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The Competitive Enterprise Institute Daily Update

Daily Update

Title

The Competitive Enterprise Institute Daily Update

Issues in the News

 

1. ENVIRONMENT

William F. Buckley compares the attitude towards global warming skeptics to the Inquisition.

CEI Experts Available to Comment: Senior Fellow Iain Murray on the threat of eco-censorship:

 

“[T]oday, there appears to be a band of scientists and agitators who are willing to use the methods of Galileo’s persecutors to protect their own cherished theories. In the field of climate science, some people want to declare the scientific debate closed, allowing only those public statements that advance the approved idea that global warming is occurring, that man is responsible for it, and that it will probably be catastrophic unless greenhouse gas emissions are drastically curbed.”

 

2. TECHNOLOGY

Local governments sue the Federal Communications Commission over new rules meant to open up competition in the cable TV market.

CEI Experts Available to Comment: Vice President for Policy Wayne Crews on the wisdom of the FCC’s decision:

“The Competitive Enterprise Institute applauds the FCC’s [decision] to prevent the nation's local franchising authorities from unreasonably impeding the rollout of new multi-channel video and broadband services by competitors to the cable industry. CEI supports liberalization for all sectors of the telecommunications industry, and believes rivals in this dispute all ultimately benefit, as will their customers, from this move and future deregulatory measures that remain necessary.”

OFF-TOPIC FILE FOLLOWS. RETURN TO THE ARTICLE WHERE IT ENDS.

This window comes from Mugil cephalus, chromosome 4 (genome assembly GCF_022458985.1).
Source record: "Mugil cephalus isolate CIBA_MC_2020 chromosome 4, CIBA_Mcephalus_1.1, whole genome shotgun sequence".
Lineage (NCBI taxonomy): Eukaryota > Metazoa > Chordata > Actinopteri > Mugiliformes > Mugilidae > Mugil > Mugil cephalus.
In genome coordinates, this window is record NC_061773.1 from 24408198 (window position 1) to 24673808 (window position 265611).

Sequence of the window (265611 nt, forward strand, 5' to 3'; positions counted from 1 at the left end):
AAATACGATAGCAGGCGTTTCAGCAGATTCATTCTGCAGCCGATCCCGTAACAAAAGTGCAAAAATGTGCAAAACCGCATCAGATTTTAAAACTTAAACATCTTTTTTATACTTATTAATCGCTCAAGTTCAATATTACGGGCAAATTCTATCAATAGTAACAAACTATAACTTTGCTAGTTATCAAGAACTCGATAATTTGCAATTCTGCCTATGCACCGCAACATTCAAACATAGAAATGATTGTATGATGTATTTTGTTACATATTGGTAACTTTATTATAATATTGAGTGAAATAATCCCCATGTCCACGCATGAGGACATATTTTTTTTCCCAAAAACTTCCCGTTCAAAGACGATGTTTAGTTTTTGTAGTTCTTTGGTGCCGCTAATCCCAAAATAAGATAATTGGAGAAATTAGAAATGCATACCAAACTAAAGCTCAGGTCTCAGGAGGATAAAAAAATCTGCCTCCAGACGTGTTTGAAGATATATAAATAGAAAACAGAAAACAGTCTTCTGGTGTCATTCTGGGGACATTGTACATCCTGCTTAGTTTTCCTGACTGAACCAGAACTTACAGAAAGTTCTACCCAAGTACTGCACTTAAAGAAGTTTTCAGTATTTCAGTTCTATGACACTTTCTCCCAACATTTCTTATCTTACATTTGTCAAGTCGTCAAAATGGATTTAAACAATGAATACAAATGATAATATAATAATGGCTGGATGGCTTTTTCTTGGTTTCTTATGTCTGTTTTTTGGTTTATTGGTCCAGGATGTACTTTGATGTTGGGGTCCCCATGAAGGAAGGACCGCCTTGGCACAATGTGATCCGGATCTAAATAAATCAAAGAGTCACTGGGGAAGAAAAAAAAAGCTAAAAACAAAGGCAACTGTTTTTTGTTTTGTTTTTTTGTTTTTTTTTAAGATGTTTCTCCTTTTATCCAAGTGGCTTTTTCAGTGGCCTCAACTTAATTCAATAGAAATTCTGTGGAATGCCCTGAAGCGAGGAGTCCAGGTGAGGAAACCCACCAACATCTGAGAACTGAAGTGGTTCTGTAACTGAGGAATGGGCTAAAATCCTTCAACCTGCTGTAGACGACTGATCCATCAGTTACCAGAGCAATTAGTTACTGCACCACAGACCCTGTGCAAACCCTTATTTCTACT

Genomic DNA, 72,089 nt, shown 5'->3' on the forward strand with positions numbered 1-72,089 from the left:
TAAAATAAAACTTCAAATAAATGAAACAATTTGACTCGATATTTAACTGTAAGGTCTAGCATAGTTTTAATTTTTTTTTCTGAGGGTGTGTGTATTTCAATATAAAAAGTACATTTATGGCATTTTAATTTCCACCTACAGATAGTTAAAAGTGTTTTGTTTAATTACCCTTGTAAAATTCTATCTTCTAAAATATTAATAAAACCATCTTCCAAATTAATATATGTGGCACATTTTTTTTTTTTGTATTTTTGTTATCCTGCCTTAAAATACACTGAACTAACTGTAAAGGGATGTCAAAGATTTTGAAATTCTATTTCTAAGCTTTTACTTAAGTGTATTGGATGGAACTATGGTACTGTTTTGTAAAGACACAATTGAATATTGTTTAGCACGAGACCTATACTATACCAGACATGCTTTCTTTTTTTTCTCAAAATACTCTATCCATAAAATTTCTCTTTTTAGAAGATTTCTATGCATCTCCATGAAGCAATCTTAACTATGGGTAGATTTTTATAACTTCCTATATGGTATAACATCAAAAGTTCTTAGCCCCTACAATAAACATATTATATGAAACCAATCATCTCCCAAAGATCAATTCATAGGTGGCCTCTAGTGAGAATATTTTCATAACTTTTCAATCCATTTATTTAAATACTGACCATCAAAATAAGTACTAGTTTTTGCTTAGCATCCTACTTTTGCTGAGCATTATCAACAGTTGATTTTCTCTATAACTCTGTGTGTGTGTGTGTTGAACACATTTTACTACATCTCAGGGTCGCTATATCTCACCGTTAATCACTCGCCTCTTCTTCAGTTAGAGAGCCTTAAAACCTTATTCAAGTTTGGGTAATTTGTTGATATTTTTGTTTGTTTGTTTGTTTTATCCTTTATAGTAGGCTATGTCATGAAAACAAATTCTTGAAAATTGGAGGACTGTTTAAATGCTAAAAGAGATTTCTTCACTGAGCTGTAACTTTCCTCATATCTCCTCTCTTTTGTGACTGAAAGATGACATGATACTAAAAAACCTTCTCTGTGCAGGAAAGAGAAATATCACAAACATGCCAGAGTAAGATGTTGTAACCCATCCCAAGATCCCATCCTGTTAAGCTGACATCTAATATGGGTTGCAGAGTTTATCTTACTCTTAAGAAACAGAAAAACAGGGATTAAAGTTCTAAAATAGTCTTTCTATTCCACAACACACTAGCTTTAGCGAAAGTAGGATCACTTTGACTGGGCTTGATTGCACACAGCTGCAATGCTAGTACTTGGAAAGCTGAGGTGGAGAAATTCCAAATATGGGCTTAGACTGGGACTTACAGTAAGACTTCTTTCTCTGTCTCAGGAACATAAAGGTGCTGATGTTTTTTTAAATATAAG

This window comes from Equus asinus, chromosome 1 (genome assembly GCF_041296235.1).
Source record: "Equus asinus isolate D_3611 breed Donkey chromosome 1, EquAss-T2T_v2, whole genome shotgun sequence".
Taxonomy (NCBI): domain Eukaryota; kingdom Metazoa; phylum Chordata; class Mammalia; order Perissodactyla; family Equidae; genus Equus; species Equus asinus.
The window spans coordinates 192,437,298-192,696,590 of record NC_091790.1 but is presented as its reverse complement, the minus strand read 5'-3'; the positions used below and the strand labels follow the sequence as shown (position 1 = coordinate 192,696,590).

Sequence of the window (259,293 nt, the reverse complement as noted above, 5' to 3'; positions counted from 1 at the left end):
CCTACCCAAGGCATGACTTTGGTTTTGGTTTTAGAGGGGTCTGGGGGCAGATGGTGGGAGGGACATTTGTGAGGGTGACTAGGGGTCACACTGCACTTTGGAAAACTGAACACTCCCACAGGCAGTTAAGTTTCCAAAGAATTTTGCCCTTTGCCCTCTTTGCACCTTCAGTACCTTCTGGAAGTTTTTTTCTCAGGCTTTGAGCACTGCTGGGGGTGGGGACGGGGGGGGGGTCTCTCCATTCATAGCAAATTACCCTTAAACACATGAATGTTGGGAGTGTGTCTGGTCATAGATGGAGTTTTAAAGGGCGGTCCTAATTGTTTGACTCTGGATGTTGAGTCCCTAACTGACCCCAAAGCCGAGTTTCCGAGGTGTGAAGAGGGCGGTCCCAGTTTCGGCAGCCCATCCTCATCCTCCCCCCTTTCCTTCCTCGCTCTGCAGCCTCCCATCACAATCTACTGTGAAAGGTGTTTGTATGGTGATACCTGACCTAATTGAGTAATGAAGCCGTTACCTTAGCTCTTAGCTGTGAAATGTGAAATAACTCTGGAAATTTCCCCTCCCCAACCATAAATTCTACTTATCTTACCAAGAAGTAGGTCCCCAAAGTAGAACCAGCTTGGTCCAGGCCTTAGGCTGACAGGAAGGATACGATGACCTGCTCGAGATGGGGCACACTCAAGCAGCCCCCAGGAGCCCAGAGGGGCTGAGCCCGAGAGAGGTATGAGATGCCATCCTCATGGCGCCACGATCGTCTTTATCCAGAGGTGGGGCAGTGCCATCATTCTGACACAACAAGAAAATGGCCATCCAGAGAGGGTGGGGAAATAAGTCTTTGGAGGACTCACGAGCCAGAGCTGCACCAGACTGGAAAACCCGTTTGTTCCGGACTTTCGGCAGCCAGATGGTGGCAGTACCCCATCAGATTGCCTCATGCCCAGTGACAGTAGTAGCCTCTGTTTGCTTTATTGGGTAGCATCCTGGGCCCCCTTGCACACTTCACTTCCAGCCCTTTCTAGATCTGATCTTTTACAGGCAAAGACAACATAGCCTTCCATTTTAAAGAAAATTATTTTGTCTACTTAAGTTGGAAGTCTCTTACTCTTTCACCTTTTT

3. HEALTH

The Food and Drug Administration extends the period for public comments on its finding that milk and meat from cloned animals is as safe as food from conventionally bred livestock.

CEI Expert Available to Comment: Director of Food Safety Policy Gregory Conko on some of the objections to cloning farm animals: 

 

“Because extensive scientific research has provided no meaningful basis for questioning the safety of animal cloning, some critics have tried to exploit religious and ethical concerns about cloning in order to prevent its commercial use. While FDA can be commended for taking seriously ethical questions related to the humane treatment of animals, the agency’s statutory mission is to focus on consumer and animal safety and leave moral choices to consumers.”